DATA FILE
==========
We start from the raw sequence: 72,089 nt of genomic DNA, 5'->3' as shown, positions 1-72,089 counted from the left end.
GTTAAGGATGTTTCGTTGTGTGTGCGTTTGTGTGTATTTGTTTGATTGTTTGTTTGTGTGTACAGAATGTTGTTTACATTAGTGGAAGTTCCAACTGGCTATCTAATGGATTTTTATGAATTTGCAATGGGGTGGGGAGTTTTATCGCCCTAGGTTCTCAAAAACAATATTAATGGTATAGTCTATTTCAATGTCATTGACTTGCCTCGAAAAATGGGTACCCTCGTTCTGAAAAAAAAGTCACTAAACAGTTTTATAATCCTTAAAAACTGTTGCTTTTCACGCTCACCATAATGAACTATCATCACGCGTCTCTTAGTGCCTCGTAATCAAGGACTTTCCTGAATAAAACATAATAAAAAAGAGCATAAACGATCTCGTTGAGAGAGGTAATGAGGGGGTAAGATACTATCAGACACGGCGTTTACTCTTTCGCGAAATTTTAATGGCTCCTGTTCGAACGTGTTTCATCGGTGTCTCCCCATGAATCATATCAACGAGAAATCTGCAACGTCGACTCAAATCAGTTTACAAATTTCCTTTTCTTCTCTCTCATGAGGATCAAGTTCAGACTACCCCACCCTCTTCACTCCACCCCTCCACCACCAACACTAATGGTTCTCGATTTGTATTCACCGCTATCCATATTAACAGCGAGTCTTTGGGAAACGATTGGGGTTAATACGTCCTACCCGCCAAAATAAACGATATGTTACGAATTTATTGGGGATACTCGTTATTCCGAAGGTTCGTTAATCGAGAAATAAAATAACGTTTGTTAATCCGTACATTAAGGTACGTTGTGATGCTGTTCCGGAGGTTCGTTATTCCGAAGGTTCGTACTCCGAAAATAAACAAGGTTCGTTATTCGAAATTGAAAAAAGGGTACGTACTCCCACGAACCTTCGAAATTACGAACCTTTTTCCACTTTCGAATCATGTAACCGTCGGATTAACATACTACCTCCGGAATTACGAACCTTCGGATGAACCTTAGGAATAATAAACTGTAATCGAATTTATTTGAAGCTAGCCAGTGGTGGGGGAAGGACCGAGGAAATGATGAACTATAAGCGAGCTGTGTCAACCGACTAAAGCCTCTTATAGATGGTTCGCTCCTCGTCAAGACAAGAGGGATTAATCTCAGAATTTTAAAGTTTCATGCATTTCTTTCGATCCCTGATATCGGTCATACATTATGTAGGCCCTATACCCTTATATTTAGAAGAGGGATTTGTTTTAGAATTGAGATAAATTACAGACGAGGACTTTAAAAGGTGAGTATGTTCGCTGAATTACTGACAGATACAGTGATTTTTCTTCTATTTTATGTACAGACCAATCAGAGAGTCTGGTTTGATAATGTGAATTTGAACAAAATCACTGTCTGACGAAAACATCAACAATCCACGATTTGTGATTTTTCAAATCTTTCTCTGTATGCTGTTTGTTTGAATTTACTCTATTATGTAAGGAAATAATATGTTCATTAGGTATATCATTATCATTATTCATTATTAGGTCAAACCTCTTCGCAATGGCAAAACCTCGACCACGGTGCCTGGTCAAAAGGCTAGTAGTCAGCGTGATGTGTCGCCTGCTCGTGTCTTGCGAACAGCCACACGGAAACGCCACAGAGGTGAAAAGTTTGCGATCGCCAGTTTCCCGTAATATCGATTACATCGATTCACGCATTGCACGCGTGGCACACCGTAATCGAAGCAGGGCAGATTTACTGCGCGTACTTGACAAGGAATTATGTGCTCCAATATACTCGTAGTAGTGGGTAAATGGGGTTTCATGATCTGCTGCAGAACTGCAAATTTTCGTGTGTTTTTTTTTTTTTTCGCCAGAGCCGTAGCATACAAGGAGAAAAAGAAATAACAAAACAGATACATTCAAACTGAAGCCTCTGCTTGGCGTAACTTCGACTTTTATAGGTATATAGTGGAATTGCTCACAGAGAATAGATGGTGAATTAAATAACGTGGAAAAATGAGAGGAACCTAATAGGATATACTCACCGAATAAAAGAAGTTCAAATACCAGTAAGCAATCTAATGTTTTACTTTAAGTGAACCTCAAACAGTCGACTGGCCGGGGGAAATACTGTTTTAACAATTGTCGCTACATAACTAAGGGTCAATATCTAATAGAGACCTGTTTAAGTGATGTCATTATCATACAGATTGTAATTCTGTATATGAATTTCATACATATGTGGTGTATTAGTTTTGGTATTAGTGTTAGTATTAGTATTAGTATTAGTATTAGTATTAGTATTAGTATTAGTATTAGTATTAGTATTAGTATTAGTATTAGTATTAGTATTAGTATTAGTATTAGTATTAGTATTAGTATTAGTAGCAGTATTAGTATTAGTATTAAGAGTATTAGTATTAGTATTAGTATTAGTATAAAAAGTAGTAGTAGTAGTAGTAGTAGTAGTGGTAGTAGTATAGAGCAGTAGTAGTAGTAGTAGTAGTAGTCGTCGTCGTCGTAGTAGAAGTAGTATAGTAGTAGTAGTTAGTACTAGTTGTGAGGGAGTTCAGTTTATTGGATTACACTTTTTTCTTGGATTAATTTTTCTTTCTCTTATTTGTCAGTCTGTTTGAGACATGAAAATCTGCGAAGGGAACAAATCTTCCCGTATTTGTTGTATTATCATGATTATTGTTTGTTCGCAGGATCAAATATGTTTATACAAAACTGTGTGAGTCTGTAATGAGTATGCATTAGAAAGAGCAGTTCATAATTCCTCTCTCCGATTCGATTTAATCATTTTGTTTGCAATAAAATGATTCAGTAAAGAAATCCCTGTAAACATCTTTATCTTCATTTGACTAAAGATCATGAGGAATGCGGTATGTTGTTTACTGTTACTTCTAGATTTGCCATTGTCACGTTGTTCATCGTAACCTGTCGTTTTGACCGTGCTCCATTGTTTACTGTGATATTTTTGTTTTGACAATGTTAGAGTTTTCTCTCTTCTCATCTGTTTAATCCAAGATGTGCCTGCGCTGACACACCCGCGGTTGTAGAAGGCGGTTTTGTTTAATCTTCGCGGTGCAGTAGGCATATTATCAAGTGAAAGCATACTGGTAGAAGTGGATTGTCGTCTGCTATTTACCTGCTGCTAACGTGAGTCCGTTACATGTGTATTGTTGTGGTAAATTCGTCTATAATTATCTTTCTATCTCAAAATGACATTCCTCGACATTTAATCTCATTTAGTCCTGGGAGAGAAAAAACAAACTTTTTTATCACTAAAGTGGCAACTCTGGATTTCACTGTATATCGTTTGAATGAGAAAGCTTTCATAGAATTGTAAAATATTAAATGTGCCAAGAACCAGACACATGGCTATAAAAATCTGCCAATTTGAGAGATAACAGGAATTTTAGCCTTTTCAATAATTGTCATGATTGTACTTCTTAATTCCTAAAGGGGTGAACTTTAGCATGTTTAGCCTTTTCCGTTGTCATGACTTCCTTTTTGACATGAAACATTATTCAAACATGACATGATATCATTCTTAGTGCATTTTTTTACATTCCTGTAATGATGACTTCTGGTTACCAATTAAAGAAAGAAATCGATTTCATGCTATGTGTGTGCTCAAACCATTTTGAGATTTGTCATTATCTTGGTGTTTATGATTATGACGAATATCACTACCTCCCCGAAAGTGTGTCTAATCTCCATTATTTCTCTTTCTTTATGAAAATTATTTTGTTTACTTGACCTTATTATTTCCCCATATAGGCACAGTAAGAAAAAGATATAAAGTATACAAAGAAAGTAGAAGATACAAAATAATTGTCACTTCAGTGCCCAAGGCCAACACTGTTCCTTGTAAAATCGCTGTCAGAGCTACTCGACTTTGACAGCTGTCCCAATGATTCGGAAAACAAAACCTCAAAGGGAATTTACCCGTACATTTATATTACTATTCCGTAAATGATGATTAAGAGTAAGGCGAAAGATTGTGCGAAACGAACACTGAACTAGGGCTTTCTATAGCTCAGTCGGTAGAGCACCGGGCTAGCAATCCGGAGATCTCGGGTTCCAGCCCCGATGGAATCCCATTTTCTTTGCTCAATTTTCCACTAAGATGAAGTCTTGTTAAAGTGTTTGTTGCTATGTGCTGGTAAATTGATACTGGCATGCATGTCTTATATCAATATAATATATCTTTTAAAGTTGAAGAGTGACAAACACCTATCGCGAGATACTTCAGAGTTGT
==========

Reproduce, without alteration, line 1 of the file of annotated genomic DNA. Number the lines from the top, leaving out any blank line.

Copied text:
We start from the raw sequence: 72,089 nt of genomic DNA, 5'->3' as shown, positions 1-72,089 counted from the left end.